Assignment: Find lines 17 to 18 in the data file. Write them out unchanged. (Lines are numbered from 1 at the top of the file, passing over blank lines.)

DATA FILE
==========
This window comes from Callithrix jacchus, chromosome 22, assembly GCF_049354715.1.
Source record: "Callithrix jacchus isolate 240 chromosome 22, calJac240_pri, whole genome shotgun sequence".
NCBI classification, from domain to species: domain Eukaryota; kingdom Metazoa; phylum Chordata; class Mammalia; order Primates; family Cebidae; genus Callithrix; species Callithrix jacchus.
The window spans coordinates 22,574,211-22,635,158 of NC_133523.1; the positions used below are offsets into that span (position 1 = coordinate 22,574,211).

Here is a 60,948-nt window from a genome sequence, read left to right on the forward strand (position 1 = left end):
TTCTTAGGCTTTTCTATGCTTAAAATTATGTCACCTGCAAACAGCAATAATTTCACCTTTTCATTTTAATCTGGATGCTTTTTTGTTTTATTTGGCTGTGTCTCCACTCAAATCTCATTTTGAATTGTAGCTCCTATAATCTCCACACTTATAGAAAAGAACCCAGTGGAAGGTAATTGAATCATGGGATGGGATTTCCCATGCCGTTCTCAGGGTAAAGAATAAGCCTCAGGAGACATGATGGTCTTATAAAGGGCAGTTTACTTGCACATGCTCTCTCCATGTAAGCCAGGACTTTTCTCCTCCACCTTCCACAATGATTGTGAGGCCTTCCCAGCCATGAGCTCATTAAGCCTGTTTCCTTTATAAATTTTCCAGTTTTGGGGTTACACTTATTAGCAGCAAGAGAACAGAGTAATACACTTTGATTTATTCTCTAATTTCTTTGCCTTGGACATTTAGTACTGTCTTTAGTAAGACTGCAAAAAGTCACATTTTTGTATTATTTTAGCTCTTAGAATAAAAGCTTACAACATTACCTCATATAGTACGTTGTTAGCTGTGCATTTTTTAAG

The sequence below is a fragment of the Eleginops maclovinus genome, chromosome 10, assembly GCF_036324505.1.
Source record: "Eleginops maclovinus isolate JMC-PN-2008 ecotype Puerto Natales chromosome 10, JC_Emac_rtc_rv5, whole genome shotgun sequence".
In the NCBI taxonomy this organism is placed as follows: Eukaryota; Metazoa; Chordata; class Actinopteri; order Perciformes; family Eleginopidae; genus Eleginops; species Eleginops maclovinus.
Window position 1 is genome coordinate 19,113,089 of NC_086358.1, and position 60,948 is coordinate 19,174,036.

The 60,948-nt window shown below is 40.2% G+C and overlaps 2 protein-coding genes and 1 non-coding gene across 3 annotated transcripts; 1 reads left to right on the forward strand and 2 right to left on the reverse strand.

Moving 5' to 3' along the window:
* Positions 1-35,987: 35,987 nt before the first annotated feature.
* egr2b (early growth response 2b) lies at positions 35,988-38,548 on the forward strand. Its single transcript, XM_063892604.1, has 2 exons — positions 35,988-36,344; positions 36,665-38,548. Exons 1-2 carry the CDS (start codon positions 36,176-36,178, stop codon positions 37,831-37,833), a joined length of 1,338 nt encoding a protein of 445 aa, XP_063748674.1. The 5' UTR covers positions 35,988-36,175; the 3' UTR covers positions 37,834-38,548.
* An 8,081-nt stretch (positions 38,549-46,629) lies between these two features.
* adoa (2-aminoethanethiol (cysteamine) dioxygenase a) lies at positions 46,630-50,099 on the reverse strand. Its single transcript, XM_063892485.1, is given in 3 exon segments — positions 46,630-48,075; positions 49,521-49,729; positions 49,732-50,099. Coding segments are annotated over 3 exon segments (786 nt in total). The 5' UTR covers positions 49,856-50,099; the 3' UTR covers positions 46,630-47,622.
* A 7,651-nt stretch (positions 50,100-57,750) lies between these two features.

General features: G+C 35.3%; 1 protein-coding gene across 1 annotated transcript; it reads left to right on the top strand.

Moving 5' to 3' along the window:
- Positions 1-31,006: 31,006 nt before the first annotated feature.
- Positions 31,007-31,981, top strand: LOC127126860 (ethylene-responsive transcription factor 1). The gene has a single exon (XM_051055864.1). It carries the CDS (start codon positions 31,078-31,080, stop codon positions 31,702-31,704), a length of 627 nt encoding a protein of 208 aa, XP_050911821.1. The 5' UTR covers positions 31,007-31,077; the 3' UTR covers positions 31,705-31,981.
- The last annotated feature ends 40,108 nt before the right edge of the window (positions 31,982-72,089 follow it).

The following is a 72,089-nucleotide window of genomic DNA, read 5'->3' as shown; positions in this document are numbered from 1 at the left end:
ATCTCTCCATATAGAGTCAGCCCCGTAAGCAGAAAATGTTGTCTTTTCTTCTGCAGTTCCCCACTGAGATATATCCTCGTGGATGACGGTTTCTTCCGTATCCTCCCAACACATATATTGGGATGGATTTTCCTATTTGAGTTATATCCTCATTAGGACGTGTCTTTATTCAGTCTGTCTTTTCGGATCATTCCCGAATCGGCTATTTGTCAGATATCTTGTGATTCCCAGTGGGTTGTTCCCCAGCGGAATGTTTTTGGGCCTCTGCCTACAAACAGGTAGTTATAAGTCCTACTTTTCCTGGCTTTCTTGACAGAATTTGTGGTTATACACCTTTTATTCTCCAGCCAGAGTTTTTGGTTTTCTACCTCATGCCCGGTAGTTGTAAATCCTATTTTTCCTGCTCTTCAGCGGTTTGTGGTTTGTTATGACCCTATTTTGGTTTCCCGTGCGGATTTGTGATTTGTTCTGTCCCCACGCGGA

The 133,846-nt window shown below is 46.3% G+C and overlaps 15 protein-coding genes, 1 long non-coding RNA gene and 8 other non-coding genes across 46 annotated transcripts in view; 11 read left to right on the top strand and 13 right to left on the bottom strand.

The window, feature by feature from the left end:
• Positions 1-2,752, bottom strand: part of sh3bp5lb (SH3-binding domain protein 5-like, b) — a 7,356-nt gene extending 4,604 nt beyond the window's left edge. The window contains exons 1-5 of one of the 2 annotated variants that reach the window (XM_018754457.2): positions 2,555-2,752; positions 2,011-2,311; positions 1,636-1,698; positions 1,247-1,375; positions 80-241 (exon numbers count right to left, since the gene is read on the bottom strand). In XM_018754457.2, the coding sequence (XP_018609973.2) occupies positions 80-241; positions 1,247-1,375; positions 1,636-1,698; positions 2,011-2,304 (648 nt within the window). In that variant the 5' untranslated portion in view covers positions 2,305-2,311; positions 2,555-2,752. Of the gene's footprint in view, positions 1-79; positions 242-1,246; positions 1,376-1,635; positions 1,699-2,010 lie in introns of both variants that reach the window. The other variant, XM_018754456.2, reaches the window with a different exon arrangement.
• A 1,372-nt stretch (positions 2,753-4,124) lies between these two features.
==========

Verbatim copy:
* A 7,651-nt stretch (positions 50,100-57,750) lies between these two features.

General features: G+C 35.3%; 1 protein-coding gene across 1 annotated transcript; it reads left to right on the top strand.